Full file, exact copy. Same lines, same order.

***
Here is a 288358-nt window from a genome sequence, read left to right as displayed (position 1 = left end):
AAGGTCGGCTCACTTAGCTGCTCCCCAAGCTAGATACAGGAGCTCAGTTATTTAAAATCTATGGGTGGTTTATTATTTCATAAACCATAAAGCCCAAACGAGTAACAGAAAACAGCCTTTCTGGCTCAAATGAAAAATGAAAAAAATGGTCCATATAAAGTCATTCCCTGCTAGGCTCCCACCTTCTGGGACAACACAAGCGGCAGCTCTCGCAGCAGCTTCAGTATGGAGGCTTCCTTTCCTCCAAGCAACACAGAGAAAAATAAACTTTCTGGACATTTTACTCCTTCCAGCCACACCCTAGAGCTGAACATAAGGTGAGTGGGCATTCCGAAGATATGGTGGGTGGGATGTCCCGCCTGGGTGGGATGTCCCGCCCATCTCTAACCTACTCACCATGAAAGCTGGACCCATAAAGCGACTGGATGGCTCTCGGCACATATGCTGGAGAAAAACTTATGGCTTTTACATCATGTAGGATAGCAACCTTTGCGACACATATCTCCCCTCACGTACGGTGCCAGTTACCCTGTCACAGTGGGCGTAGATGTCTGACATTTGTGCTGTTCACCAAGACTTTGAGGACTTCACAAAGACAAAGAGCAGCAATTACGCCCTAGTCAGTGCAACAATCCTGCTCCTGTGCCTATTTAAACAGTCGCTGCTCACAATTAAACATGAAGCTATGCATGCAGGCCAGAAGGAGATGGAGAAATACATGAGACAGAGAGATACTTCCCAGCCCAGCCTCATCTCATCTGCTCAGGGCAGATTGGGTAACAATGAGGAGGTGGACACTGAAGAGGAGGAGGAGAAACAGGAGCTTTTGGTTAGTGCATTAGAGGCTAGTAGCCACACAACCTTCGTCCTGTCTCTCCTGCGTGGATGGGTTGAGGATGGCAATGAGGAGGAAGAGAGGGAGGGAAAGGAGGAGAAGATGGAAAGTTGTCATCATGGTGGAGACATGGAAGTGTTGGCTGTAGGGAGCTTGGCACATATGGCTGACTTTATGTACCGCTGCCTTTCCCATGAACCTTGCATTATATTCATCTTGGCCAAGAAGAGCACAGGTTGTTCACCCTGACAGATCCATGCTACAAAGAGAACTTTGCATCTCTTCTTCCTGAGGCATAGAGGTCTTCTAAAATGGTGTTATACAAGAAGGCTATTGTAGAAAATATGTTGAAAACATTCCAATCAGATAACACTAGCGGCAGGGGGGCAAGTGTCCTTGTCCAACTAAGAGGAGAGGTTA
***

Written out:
Here is a 288358-nt window from a genome sequence, read left to right as displayed (position 1 = left end):
AAGGTCGGCTCACTTAGCTGCTCCCCAAGCTAGATACAGGAGCTCAGTTATTTAAAATCTATGGGTGGTTTATTATTTCATAAACCATAAAGCCCAAACGAGTAACAGAAAACAGCCTTTCTGGCTCAAATGAAAAATGAAAAAAATGGTCCATATAAAGTCATTCCCTGCTAGGCTCCCACCTTCTGGGACAACACAAGCGGCAGCTCTCGCAGCAGCTTCAGTATGGAGGCTTCCTTTCCTCCAAGCAACACAGAGAAAAATAAACTTTCTGGACATTTTACTCCTTCCAGCCACACCCTAGAGCTGAACATAAGGTGAGTGGGCATTCCGAAGATATGGTGGGTGGGATGTCCCGCCTGGGTGGGATGTCCCGCCCATCTCTAACCTACTCACCATGAAAGCTGGACCCATAAAGCGACTGGATGGCTCTCGGCACATATGCTGGAGAAAAACTTATGGCTTTTACATCATGTAGGATAGCAACCTTTGCGACACATATCTCCCCTCACGTACGGTGCCAGTTACCCTGTCACAGTGGGCGTAGATGTCTGACATTTGTGCTGTTCACCAAGACTTTGAGGACTTCACAAAGACAAAGAGCAGCAATTACGCCCTAGTCAGTGCAACAATCCTGCTCCTGTGCCTATTTAAACAGTCGCTGCTCACAATTAAACATGAAGCTATGCATGCAGGCCAGAAGGAGATGGAGAAATACATGAGACAGAGAGATACTTCCCAGCCCAGCCTCATCTCATCTGCTCAGGGCAGATTGGGTAACAATGAGGAGGTGGACACTGAAGAGGAGGAGGAGAAACAGGAGCTTTTGGTTAGTGCATTAGAGGCTAGTAGCCACACAACCTTCGTCCTGTCTCTCCTGCGTGGATGGGTTGAGGATGGCAATGAGGAGGAAGAGAGGGAGGGAAAGGAGGAGAAGATGGAAAGTTGTCATCATGGTGGAGACATGGAAGTGTTGGCTGTAGGGAGCTTGGCACATATGGCTGACTTTATGTACCGCTGCCTTTCCCATGAACCTTGCATTATATTCATCTTGGCCAAGAAGAGCACAGGTTGTTCACCCTGACAGATCCATGCTACAAAGAGAACTTTGCATCTCTTCTTCCTGAGGCATAGAGGTCTTCTAAAATGGTGTTATACAAGAAGGCTATTGTAGAAAATATGTTGAAAACATTCCAATCAGATAACACTAGCGGCAGGGGGGCAAGTGTCCTTGTCCAACTAAGAGGAGAGGTTA